I get a lot of criticism from my mom especially for not eating SAD. And I haven't even fully transitioned to NT!<br><br>
But the best way I explain it is that we eat whole foods prepared traditionally. Most could care less about a further explanation, but I figure that covers the bases at least.<br><br>
BTW, this is not a diet that I'm "on"... this is a way of life. If it's not a lifestyle change, it's not going to be beneficial in the long run. There are no short cuts and no short-term solutions.
I say 'whole foods' a lot. That seems to be sufficiently vague that if people are interested they ask, if not they just assume I'm a health nut. <img alt="" class="inlineimg" src="http://www.mothering.com/discussions/images/smilies/lol.gif" style="border:0px solid;" title="lol">
"but what is this way of eating technically called?"<br><br>
I call it, and did even before Nina Planck's great book came out, "real food"!<br>
But I think that some of the other replies, whole food prepared in old-fashioned traditional ways would be great descriptions as well.
But I considered my diet before I started with NT to be "real food", or "whole foods." So if I said that to my friends who also eat a relatively good whole foods (but not NT) diet, it wouldn't seem like there's a difference.<br><br>
I guess I'm just looking for a name. Like vegetarians can say "I'm a vegetarian." Isn't there one?
I usually say I eat a "diet" that would give most MD's a heart attack. <img alt="" class="inlineimg" src="http://www.mothering.com/discussions/images/smilies/winky.gif" style="border:0px solid;" title="Wink"> I usually say I eat a whole food/nutrient dense diet heavy with healthy fats. If they ask, I go on to explain. My dad had me trying to explain losing weight with coconut oil to his somewhat crabby girlfriend at Christmas! Needless to say it didn't go over too well (eh, there's only about 28 years of grief there between the two of us, so I think talking about how I've lost all this weight with coconut oil and my dad wanting her to "take notes" probably didn't help! <img alt="" class="inlineimg" src="http://www.mothering.com/discussions/images/smilies/ROTFLMAO.gif" style="border:0px solid;" title="rotflmao">).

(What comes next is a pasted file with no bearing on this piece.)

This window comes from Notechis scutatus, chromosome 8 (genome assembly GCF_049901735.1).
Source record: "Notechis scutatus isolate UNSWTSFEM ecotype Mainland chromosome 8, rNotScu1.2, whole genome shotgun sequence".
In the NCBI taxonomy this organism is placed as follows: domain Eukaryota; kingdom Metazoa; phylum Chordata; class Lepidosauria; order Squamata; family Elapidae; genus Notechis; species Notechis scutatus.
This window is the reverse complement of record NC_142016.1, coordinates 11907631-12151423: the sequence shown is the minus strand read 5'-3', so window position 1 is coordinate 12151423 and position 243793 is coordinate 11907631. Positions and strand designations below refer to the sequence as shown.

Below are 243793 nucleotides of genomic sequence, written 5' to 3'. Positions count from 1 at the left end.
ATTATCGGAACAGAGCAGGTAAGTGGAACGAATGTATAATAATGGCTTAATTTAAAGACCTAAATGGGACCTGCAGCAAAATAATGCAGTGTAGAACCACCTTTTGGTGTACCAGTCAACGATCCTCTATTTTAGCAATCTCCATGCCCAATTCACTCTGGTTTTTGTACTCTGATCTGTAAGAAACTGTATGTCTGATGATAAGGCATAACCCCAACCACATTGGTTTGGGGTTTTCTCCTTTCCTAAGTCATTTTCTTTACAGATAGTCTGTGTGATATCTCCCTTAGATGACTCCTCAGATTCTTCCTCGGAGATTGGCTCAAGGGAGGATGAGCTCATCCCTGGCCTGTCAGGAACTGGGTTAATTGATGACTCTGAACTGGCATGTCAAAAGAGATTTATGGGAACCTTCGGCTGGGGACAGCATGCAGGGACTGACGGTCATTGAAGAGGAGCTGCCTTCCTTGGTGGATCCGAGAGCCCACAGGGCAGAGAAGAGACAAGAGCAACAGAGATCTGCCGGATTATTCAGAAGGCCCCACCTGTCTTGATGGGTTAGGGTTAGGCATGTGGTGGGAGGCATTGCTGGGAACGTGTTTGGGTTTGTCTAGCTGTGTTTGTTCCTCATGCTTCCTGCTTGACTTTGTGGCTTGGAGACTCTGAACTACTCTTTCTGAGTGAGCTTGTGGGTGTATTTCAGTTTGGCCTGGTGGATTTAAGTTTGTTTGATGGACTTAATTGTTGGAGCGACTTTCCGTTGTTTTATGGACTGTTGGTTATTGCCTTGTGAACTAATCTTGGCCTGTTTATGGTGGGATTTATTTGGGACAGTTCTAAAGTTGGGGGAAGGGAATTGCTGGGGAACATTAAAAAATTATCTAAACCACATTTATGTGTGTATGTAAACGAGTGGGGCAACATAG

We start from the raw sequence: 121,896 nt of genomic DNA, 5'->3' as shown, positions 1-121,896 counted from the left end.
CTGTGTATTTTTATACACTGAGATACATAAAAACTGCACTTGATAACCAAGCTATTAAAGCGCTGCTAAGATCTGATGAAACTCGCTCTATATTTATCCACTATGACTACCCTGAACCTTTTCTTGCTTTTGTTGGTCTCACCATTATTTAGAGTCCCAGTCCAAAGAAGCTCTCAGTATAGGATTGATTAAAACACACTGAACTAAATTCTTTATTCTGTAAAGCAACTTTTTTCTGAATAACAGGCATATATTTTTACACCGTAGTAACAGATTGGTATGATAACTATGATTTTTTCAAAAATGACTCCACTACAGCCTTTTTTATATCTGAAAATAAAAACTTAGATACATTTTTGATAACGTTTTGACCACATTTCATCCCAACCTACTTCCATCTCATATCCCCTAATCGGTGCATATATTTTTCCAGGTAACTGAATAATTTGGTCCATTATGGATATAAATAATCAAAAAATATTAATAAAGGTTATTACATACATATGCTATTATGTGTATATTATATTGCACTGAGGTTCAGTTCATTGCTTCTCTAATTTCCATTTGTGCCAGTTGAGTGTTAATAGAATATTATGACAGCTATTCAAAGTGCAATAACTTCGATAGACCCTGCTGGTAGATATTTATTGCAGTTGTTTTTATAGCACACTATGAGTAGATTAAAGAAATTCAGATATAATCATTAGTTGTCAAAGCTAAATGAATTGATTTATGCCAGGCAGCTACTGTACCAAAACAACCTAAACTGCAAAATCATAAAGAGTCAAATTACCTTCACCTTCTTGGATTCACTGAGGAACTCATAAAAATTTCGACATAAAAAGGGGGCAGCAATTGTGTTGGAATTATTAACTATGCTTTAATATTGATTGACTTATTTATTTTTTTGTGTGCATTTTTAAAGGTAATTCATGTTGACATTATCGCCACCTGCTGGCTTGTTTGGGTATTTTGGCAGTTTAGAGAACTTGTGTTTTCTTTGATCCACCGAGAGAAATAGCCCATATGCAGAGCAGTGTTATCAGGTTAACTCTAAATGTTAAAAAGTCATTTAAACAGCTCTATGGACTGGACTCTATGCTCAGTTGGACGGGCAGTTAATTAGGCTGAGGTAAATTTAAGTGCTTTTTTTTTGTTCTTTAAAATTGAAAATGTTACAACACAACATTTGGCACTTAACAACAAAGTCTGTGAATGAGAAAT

Yeah I usually say that I'm into traditional foods nutrition, because if I just say whole foods people are like "yeah...so you like soymilk and lowfat things? blablabla" and because there are also whole food vegans. I usually have to end up explaining it at least briefly because if I say "yeah I'm into nutrition" people automatically think I mean lowfat, etc. I get confused looks when say I'm into and discuss nutrition with the Chiropractor I work with who is also into "nutrition" (a soy isolate protein shake because he lifts weight...sweetened with sucralose blah!) and then they offer me soymilk and I politely refuse it.<br><br>
I'm still trying to explain it to a friend of mine. I say I'm into nutrition and she'll say, "I'm so jealous...you're so skinny...teach me" and then in the next breath she says "dairy is my biggest downfall! my husband (a great cook) cooks with butter and cream". To which I say, "I use lots of butter and cream" and she just looks confused. I look at her kitchen and see white flour pasta, bread and cereal with soymilk and realize those are her downfall, not dairy products.<br>
Slowly she is getting it hehe.
Whole traditional foods. I love explaining that we eat the way my grandparents did on their farm back in the early 1900s. I'm used to people looking at me like I've got five heads because we don't vaccinate. It's just more of those big eyed looks<img alt="" class="inlineimg" src="http://www.mothering.com/discussions/images/smilies/bigeyes.gif" style="border:0px solid;" title="bigeyes"> when I mention our eating choices.
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<div>Originally Posted by <strong>moneca</strong> <a href="/community/forum/post/7289993"><img alt="View Post" class="inlineimg" src="/community/img/forum/go_quote.gif" style="border:0px solid;"></a></div>
<div style="font-style:italic;">Whole traditional foods.</div>
That's what I say too. If they look confused, I'll sometimes elaborate and say whole, unprocessed foods prepared in traditional ways. A mouthful, but most accurate. I try to avoid the word organic, since then people try to offer me organic pumpkin bread made with refined sugars and unsoaked white flour.